Private security forces and official law enforcement officers have similar clients and stakeholders. However, their clients and stakeholders are not exactly identical.
The client of the private security force is the entity that has hired it. These security forces are created and maintained for the benefit of the entity that hires them, not for the benefit of society at large. So, if a shopping mall has its own security force, the mall is the client of that force. By contrast, public law enforcement agencies have a much less identifiable client. Essentially, the entire community is their client because these agencies are created and maintained in order to keep the peace in the community as a whole.
The stakeholders of these two types of organizations are similar. In both cases, everyone who comes into contact with them is a stakeholder of some sort. In the case of a mall security force, each person who enters the mall is a stakeholder because the performance of the security force can have an impact on them. The businesses that operate in the mall are also stakeholders. In the case of the public law enforcement agency, the group of stakeholders is much more extensive. Since these agencies are responsible for the entire community, everyone is a stakeholder. The performance of the police (as well as things like the cost of having a police force) matters to every person in a community.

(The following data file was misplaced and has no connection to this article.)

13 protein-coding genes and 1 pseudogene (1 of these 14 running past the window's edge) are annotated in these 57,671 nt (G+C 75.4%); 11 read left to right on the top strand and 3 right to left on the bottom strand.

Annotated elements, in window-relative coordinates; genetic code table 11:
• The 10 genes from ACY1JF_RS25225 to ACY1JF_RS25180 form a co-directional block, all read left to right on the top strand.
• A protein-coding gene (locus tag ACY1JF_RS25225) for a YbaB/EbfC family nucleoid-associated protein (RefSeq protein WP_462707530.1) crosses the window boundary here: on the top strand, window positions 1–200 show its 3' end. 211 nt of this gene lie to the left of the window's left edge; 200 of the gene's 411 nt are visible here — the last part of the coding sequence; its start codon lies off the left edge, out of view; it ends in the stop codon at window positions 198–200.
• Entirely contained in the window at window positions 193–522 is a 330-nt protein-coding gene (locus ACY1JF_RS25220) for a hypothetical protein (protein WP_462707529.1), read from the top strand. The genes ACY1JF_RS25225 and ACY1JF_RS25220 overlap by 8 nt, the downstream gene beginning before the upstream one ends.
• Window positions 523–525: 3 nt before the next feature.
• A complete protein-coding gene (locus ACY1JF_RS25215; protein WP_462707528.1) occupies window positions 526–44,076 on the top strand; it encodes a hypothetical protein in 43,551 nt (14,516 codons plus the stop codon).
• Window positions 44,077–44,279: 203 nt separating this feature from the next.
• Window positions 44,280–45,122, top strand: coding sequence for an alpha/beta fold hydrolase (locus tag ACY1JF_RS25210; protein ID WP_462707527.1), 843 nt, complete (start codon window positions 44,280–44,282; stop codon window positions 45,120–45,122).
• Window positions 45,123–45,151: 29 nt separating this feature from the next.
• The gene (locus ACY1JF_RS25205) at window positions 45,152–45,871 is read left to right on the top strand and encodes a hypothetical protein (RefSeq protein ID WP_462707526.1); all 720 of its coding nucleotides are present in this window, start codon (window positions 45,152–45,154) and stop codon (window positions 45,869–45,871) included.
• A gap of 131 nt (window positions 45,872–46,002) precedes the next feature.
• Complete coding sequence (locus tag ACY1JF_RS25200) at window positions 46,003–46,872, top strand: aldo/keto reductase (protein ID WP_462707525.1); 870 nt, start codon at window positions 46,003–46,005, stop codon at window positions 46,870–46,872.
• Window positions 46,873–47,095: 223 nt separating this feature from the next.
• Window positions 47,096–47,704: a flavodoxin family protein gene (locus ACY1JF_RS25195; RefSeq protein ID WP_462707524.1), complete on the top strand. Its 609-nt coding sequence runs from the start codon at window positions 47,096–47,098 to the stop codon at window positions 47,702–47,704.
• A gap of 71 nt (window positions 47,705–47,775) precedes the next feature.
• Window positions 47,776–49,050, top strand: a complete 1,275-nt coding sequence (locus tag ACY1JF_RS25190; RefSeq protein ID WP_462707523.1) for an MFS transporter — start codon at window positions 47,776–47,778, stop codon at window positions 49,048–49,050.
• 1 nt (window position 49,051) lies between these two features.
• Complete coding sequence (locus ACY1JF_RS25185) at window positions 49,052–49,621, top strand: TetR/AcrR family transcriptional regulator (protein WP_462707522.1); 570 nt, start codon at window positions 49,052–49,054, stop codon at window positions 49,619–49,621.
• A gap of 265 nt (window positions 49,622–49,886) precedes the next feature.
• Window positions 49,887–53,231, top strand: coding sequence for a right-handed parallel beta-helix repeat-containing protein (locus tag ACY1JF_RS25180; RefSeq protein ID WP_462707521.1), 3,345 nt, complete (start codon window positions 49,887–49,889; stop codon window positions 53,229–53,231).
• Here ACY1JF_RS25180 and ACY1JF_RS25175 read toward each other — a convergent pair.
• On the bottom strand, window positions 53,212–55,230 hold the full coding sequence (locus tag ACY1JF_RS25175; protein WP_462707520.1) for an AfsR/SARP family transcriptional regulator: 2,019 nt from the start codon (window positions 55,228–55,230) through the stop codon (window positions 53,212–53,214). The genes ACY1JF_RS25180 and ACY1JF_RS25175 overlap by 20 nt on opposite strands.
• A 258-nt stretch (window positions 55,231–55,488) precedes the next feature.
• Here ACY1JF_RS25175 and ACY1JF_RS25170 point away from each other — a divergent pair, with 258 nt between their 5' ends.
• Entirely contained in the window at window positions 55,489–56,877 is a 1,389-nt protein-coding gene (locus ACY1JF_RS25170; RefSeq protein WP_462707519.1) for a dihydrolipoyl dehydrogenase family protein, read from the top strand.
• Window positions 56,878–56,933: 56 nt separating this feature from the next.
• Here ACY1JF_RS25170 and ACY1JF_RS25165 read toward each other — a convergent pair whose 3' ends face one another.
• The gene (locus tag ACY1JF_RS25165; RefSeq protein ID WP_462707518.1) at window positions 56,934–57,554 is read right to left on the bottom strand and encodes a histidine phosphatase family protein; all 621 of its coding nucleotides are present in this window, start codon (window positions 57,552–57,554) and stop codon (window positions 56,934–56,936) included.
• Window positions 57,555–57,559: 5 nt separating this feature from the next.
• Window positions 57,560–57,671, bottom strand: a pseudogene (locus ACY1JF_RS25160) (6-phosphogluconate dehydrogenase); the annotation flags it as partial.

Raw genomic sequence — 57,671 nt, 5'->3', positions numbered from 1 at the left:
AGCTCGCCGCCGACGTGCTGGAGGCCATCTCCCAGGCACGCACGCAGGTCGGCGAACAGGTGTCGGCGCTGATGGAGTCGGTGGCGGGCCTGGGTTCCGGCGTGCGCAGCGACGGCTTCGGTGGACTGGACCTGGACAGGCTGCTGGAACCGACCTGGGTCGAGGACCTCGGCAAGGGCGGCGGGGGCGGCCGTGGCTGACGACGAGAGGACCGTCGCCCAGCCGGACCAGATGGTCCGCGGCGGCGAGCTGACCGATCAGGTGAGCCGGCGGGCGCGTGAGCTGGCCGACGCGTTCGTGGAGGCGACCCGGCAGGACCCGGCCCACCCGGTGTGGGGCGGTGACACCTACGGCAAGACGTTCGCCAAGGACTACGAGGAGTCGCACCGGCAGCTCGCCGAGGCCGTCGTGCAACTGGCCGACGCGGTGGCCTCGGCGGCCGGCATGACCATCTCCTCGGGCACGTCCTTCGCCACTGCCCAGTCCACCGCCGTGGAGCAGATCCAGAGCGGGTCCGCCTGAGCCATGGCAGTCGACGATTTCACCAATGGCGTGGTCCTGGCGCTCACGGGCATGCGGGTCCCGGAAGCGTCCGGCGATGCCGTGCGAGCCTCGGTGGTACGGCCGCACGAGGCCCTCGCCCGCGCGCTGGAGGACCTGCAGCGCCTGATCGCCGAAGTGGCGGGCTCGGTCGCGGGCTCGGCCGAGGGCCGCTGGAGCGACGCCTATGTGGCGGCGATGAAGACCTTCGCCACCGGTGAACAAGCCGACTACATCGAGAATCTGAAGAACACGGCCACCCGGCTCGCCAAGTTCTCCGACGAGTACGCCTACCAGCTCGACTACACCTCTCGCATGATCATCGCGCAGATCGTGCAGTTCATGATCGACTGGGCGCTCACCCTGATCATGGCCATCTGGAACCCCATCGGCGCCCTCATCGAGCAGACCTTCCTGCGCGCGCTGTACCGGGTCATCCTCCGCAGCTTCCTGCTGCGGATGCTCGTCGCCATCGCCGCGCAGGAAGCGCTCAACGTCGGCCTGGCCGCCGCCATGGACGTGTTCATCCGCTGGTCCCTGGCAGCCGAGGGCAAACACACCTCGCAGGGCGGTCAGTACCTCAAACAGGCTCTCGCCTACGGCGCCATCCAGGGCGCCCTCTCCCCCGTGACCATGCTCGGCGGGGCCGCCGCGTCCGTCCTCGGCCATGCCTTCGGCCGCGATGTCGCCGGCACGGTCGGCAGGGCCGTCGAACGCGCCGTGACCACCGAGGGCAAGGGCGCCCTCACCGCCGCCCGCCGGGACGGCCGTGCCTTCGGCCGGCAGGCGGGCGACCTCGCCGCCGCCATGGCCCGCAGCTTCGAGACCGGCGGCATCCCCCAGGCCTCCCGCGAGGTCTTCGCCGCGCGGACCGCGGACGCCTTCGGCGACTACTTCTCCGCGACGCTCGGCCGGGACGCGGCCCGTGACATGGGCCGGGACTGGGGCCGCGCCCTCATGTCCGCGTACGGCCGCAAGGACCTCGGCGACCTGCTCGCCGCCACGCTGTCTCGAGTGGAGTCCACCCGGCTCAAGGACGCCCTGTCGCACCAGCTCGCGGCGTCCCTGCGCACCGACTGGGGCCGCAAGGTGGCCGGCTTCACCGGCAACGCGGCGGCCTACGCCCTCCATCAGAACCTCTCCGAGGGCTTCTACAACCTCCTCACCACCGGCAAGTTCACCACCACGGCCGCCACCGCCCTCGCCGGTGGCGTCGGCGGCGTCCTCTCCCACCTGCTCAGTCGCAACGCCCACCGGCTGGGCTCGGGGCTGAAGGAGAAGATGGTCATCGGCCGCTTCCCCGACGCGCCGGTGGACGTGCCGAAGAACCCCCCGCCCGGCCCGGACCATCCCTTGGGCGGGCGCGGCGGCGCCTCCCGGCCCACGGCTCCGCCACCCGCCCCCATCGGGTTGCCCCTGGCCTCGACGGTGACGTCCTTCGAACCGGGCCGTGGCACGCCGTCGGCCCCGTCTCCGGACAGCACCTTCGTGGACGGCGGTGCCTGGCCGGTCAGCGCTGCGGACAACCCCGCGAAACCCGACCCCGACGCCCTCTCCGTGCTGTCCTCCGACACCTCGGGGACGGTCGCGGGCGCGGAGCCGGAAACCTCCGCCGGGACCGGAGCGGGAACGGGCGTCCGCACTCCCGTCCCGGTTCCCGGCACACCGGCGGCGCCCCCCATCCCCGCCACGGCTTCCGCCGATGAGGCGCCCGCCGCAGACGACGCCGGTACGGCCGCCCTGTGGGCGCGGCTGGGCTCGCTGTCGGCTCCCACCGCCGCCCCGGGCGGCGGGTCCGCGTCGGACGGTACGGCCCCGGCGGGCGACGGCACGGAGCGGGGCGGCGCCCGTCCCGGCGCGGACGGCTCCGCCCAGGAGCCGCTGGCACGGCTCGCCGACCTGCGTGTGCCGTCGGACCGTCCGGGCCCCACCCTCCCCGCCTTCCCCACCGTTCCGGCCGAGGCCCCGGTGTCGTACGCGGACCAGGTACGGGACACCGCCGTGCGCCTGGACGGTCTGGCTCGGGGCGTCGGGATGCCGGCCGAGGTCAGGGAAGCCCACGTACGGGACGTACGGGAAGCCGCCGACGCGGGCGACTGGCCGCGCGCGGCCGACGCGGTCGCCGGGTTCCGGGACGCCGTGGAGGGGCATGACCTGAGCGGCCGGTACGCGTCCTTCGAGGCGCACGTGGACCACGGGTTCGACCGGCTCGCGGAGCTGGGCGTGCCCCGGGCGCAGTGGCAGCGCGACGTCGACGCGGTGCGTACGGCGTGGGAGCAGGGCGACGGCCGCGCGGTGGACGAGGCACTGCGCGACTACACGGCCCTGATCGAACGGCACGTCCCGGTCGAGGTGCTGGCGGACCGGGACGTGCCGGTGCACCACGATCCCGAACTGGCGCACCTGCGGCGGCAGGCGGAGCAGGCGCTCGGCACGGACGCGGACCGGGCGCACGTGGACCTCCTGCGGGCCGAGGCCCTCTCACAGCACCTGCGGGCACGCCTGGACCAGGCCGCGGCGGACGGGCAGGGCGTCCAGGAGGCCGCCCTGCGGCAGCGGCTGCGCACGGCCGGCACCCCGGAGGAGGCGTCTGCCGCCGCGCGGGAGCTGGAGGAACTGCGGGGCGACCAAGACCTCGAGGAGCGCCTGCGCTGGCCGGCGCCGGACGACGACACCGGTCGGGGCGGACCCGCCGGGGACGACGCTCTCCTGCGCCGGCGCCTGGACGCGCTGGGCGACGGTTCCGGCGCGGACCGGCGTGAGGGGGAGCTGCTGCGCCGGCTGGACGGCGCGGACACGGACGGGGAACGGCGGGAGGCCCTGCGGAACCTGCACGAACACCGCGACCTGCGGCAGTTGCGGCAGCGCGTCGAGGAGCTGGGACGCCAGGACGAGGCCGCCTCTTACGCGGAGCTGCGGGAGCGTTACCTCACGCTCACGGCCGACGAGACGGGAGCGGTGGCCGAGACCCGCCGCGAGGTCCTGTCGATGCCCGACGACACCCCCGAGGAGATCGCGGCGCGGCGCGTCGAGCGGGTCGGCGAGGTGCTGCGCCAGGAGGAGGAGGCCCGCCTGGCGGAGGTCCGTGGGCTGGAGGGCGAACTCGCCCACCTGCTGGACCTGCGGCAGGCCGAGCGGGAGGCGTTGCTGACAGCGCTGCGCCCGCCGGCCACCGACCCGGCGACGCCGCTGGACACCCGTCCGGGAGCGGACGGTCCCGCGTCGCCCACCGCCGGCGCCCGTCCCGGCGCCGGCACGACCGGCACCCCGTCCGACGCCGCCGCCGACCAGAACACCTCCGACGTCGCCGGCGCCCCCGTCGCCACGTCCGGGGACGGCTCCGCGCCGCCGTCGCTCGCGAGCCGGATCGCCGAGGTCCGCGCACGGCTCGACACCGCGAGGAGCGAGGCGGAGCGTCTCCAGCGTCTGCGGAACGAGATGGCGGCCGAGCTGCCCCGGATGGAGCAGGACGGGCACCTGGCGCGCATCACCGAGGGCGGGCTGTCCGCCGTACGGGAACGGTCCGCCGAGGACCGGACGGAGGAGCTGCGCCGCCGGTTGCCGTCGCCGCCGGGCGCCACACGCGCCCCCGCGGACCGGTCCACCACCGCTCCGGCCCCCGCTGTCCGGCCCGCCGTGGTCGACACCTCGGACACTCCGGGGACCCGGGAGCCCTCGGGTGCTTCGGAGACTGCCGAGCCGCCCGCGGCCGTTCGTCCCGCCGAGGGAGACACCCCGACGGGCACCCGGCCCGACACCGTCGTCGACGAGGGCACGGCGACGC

Ultimately, the individual officer (whether private or public) is responsible for their own actions. The security firm and the locality that operates the police force are somewhat responsible. They are responsible for training officers and for establishing rules that govern the officers’ conduct. If officers are well-trained and act within the rules, the security force or locality is responsible for their behavior. If, however, officers are poorly trained and/or if they disregard the rules imposed on them, they are personally responsible.